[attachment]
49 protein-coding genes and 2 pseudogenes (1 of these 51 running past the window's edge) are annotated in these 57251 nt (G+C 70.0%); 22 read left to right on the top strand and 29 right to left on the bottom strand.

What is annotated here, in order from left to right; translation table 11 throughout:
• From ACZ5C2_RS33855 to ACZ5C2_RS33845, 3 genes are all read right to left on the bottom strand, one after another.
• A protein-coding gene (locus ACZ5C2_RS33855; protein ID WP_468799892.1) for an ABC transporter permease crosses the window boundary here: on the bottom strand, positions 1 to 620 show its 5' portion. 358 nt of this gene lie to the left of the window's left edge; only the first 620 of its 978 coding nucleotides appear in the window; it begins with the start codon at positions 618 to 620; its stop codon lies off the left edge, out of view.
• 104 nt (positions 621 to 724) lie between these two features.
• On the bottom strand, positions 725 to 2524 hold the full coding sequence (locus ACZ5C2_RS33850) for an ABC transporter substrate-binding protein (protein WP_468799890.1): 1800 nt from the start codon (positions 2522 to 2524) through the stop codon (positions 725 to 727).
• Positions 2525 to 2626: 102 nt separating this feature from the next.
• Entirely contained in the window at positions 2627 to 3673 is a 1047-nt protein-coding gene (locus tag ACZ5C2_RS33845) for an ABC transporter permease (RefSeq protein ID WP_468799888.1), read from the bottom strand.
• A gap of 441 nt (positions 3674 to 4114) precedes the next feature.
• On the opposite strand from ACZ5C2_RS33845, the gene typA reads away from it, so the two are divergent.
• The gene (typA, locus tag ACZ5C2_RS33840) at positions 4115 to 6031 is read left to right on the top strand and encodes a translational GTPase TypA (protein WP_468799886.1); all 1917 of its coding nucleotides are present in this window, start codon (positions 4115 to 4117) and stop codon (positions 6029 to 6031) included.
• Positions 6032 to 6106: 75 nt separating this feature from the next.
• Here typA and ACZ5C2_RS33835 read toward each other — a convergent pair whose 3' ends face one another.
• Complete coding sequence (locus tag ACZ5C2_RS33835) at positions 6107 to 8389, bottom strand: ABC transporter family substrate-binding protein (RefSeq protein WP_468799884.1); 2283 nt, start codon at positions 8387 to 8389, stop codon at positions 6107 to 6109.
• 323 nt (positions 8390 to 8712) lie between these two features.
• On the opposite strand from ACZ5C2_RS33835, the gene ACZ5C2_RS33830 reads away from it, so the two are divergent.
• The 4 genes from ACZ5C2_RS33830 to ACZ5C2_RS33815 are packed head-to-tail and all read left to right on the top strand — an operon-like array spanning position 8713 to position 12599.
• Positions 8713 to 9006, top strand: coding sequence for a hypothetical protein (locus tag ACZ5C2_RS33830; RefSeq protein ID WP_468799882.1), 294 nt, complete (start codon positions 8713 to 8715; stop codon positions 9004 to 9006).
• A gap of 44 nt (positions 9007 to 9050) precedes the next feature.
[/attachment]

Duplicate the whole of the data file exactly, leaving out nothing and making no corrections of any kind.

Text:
49 protein-coding genes and 2 pseudogenes (1 of these 51 running past the window's edge) are annotated in these 57251 nt (G+C 70.0%); 22 read left to right on the top strand and 29 right to left on the bottom strand.

What is annotated here, in order from left to right; translation table 11 throughout:
• From ACZ5C2_RS33855 to ACZ5C2_RS33845, 3 genes are all read right to left on the bottom strand, one after another.
• A protein-coding gene (locus ACZ5C2_RS33855; protein ID WP_468799892.1) for an ABC transporter permease crosses the window boundary here: on the bottom strand, positions 1 to 620 show its 5' portion. 358 nt of this gene lie to the left of the window's left edge; only the first 620 of its 978 coding nucleotides appear in the window; it begins with the start codon at positions 618 to 620; its stop codon lies off the left edge, out of view.
• 104 nt (positions 621 to 724) lie between these two features.
• On the bottom strand, positions 725 to 2524 hold the full coding sequence (locus ACZ5C2_RS33850) for an ABC transporter substrate-binding protein (protein WP_468799890.1): 1800 nt from the start codon (positions 2522 to 2524) through the stop codon (positions 725 to 727).
• Positions 2525 to 2626: 102 nt separating this feature from the next.
• Entirely contained in the window at positions 2627 to 3673 is a 1047-nt protein-coding gene (locus tag ACZ5C2_RS33845) for an ABC transporter permease (RefSeq protein ID WP_468799888.1), read from the bottom strand.
• A gap of 441 nt (positions 3674 to 4114) precedes the next feature.
• On the opposite strand from ACZ5C2_RS33845, the gene typA reads away from it, so the two are divergent.
• The gene (typA, locus tag ACZ5C2_RS33840) at positions 4115 to 6031 is read left to right on the top strand and encodes a translational GTPase TypA (protein WP_468799886.1); all 1917 of its coding nucleotides are present in this window, start codon (positions 4115 to 4117) and stop codon (positions 6029 to 6031) included.
• Positions 6032 to 6106: 75 nt separating this feature from the next.
• Here typA and ACZ5C2_RS33835 read toward each other — a convergent pair whose 3' ends face one another.
• Complete coding sequence (locus tag ACZ5C2_RS33835) at positions 6107 to 8389, bottom strand: ABC transporter family substrate-binding protein (RefSeq protein WP_468799884.1); 2283 nt, start codon at positions 8387 to 8389, stop codon at positions 6107 to 6109.
• 323 nt (positions 8390 to 8712) lie between these two features.
• On the opposite strand from ACZ5C2_RS33835, the gene ACZ5C2_RS33830 reads away from it, so the two are divergent.
• The 4 genes from ACZ5C2_RS33830 to ACZ5C2_RS33815 are packed head-to-tail and all read left to right on the top strand — an operon-like array spanning position 8713 to position 12599.
• Positions 8713 to 9006, top strand: coding sequence for a hypothetical protein (locus tag ACZ5C2_RS33830; RefSeq protein ID WP_468799882.1), 294 nt, complete (start codon positions 8713 to 8715; stop codon positions 9004 to 9006).
• A gap of 44 nt (positions 9007 to 9050) precedes the next feature.